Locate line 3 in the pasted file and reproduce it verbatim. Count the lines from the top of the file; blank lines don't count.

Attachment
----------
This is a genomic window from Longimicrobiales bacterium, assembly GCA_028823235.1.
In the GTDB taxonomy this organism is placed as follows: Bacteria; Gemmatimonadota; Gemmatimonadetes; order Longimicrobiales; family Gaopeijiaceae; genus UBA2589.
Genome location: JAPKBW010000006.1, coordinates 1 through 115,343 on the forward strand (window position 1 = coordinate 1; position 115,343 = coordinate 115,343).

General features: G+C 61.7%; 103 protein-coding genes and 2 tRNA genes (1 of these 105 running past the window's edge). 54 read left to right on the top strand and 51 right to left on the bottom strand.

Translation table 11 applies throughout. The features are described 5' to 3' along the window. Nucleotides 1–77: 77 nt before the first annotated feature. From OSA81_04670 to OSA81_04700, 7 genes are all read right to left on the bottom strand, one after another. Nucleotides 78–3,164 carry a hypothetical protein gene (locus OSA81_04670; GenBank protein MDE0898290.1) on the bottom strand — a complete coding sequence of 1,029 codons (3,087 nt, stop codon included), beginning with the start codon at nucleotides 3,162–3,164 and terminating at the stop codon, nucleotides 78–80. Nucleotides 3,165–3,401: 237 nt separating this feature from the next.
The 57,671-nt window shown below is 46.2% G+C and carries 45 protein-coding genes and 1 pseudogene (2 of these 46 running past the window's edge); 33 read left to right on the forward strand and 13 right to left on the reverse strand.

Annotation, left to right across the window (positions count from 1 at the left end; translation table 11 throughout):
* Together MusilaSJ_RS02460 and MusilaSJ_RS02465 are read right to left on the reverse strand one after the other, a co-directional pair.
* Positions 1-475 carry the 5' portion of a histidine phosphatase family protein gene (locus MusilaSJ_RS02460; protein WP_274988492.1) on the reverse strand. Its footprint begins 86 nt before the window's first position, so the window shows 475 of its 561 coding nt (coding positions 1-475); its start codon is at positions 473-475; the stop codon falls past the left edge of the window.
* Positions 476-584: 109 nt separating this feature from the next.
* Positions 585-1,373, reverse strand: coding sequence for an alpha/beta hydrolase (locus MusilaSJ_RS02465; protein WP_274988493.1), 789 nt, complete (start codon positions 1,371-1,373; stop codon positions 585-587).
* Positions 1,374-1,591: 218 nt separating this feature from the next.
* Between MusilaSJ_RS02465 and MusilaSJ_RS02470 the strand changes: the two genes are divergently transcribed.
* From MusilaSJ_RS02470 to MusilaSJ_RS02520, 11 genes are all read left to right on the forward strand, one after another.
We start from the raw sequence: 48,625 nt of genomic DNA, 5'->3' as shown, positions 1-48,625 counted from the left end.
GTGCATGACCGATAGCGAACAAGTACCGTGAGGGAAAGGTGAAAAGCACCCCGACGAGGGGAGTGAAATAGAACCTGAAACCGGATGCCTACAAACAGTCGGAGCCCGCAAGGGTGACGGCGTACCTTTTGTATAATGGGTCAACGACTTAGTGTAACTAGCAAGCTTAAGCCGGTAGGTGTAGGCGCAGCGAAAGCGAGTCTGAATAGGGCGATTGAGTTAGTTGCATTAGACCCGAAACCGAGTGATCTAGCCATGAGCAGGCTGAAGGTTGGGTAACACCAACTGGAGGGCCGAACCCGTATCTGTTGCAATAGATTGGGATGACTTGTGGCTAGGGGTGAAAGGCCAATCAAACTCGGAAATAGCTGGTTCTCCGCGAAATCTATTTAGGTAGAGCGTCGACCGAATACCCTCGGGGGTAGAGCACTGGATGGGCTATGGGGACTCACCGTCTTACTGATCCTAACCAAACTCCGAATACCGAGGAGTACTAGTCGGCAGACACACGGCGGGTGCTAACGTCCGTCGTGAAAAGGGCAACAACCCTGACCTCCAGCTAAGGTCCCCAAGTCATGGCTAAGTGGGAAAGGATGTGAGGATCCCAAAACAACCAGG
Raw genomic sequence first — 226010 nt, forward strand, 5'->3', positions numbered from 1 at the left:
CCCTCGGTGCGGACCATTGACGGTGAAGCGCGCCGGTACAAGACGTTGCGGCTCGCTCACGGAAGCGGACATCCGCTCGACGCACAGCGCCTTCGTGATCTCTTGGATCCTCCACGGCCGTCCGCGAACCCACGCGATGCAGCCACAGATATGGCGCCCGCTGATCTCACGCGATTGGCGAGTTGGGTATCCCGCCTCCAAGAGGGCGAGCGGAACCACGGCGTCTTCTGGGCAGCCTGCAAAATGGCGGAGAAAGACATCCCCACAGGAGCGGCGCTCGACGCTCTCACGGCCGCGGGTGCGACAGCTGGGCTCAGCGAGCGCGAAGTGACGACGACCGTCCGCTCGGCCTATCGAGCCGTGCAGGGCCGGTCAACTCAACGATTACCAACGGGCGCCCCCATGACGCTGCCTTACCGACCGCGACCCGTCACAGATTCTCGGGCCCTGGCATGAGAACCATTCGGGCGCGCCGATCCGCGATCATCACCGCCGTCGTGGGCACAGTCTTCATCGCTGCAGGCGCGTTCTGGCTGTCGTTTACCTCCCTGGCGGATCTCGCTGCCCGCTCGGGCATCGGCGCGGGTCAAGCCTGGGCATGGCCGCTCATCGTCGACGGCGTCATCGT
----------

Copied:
Genome location: JAPKBW010000006.1, coordinates 1 through 115,343 on the forward strand (window position 1 = coordinate 1; position 115,343 = coordinate 115,343).